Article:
With a remaster and a new game on the horizon, we take a look at what Mass Effect fans have to look forward to.
In November, BioWare finally lifted the lid on one of the worst-kept secrets in gaming: Mass Effect: Legendary Edition, a remaster of the original three Commander Shepard-led games in the Mass Effect franchise, is hitting PC, PlayStation 4 and Xbox One in early 2021 — also with shiny, next-gen upgrades for PlayStation 5 and Xbox Series X. Then, a month later in December, BioWare took that hype and amped it up to infinity by unveiling a teaser trailer for the next installment in the groundbreaking sci-fi series.
If you’re a Mass Effect fan who is feeling a bit of emotional whiplash after going from years of near silence after the series was reportedly left “on ice” following Mass Effect Andromeda’s, ahem, icy reception to two major announcements in consecutive months, you’re not alone. Let’s take a deep dive into everything we’ve learned about the iconic sci-fi series’ future in the past couple of months and see just what’s coming in the Legendary Edition, where the new game is going from here, whether Andromeda has been completely abandoned… and whether Garrus is still calibrating the engine.
The first big piece of news was the announcement of the Mass Effect: Legendary Edition remaster of the original three games. Although the original versions of the games are still perfectly playable in their current state on PC, PlayStation 3 and Xbox 360, the remaster was a welcome announcement: fans are pleased to see their old favourite characters in all their HD glory, as well as the potential for BioWare to make certain adjustments.
The original game is notorious for being slightly outdated compared to the later entries of the series. Mass Effect 2 and 3 saw BioWare overhaul the first game’s gameplay, opting to scale back the old-school RPG elements that inhabited and upscale the stylised action and gunplay, making for pretty disjointed gameplay experience in an otherwise great series. The Legendary Edition remaster is the perfect opportunity for BioWare to streamline the gameplay of the series as a whole and commit to making the three games as balanced as possible. It’s also the perfect chance for the developer to give the players what they want — A MAKO THAT WORKS. The first game spends a sizable amount of time exploring planets in the Mako, a rover that can quite simply be impossible to handle sometimes.
Mass Effect 2 and 3 probably don’t need any drastic alterations, but it sure would be nice if one teeny, tiny, miniscule detail could be rectified just a little bit: Tali’s face reveal. Tali’Zorah nar Rayya (or vas Normandy) is a fan-favourite character and part of the nomadic Quarian race, who are forced to wear protective suits due to their compromised immune systems. As such, their appearances under the suits are never revealed — unless you make the right choices in Mass Effect 3 and a photograph of Tali becomes visible in Commander Shepard’s quarters. The reveal is simply lacklustre, and our girl Tali deserves to have at least a good shot of her face included at some point in the game.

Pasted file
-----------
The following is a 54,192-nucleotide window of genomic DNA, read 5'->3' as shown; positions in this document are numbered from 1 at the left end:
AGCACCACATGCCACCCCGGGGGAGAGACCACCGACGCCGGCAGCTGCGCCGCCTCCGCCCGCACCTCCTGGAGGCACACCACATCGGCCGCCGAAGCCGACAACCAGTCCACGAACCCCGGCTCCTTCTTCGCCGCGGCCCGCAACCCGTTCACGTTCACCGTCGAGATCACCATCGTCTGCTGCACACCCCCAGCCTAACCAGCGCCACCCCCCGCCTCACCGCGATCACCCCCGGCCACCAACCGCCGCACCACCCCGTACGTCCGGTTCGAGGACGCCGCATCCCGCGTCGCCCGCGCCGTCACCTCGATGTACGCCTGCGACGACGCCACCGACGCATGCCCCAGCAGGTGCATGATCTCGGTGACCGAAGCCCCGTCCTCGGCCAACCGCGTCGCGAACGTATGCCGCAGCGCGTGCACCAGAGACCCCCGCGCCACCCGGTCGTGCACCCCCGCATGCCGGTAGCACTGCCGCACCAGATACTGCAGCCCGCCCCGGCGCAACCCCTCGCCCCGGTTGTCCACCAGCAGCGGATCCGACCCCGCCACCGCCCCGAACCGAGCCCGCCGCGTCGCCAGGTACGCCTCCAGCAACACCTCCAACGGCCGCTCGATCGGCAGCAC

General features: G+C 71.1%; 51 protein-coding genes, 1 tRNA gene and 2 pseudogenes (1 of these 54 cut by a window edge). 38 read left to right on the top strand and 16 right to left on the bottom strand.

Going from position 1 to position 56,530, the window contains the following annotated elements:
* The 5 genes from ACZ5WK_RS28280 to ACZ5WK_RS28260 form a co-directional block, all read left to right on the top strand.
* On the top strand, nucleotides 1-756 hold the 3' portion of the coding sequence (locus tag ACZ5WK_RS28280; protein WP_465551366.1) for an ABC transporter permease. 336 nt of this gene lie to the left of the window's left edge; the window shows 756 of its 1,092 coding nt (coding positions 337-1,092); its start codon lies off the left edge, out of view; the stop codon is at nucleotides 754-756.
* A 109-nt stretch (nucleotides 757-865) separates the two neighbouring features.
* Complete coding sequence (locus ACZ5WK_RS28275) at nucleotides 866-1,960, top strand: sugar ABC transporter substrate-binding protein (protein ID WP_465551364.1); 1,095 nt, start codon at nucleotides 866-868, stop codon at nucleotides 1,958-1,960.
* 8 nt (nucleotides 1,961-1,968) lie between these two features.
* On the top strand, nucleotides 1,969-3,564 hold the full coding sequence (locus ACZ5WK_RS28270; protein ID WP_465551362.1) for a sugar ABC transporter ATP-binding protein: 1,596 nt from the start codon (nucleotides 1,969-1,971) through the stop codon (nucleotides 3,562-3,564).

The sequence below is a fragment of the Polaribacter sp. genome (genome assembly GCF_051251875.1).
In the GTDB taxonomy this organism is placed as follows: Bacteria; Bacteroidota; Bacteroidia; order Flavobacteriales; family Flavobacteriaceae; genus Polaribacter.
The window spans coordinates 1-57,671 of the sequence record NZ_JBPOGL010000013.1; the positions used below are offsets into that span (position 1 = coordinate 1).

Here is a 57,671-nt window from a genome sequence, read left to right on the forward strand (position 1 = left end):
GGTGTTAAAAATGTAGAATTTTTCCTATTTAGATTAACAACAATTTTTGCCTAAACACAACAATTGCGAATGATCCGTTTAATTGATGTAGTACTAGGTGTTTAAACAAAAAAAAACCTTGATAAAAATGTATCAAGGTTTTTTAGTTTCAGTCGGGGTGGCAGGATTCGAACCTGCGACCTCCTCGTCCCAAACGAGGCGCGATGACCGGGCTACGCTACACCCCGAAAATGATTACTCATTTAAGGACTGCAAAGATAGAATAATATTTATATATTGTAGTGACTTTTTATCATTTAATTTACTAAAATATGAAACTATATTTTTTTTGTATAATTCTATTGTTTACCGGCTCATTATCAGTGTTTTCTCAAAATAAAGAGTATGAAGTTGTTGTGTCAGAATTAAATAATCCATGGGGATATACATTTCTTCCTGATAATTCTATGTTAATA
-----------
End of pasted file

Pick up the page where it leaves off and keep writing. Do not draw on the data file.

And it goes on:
As we now know, the Legendary Edition remaster isn’t just to appease fans, but revitalise the series and prepare old fans and new ones alike for future installments. The recent trailer hints at the possibility of the upcoming Mass Effect game making one of the original trilogy endings official: it implies that the “Destroy” ending — where the collective species of the Milky Way survive the Reaper invasion at the cost of a lot of technology, including the Mass Relays that allow for interstellar travel and our synthetic Geth friends (RIP Legion and EDI) — might be the launching point for the future of the series. The teaser trailer for the newest Mass Effect game, released during the 2020 Game Awards in December, included hefty references to Commander Shepard and appeared to show destroyed Mass Relays, dead Reapers, and the return of iconic Asari scientist/biotic queen Liara T’Soni. All in all, it heavily alluded to the next game picking up after the events of Mass Effect 3.
BioWare has previously shied away from continuing a post-original series story, likely due to the third game’s various endings leaving the fictional universe in vastly different states — so much so that the premise of 2017’s Mass Effect: Andromeda involved an expedition to a whole other galaxy taking place prior to the events of Mass Effect 3 to dodge the fallout of the original series entirely. Speaking of Andromeda, although it was received quite poorly at launch and subjected to a, ahem, mass of memes about its bugs, glitches and poor animations, it did manage to quite clearly set the framework for future Mass Effect sequels that may never actually see the light of day if BioWare opts to continue the original series instead.
What are your thoughts on the recent Mass Effect announcements and reveals? What changes would you like to see in the Legendary Edition? Are you team #OriginalTrilogy or team #Justice4Andromeda?
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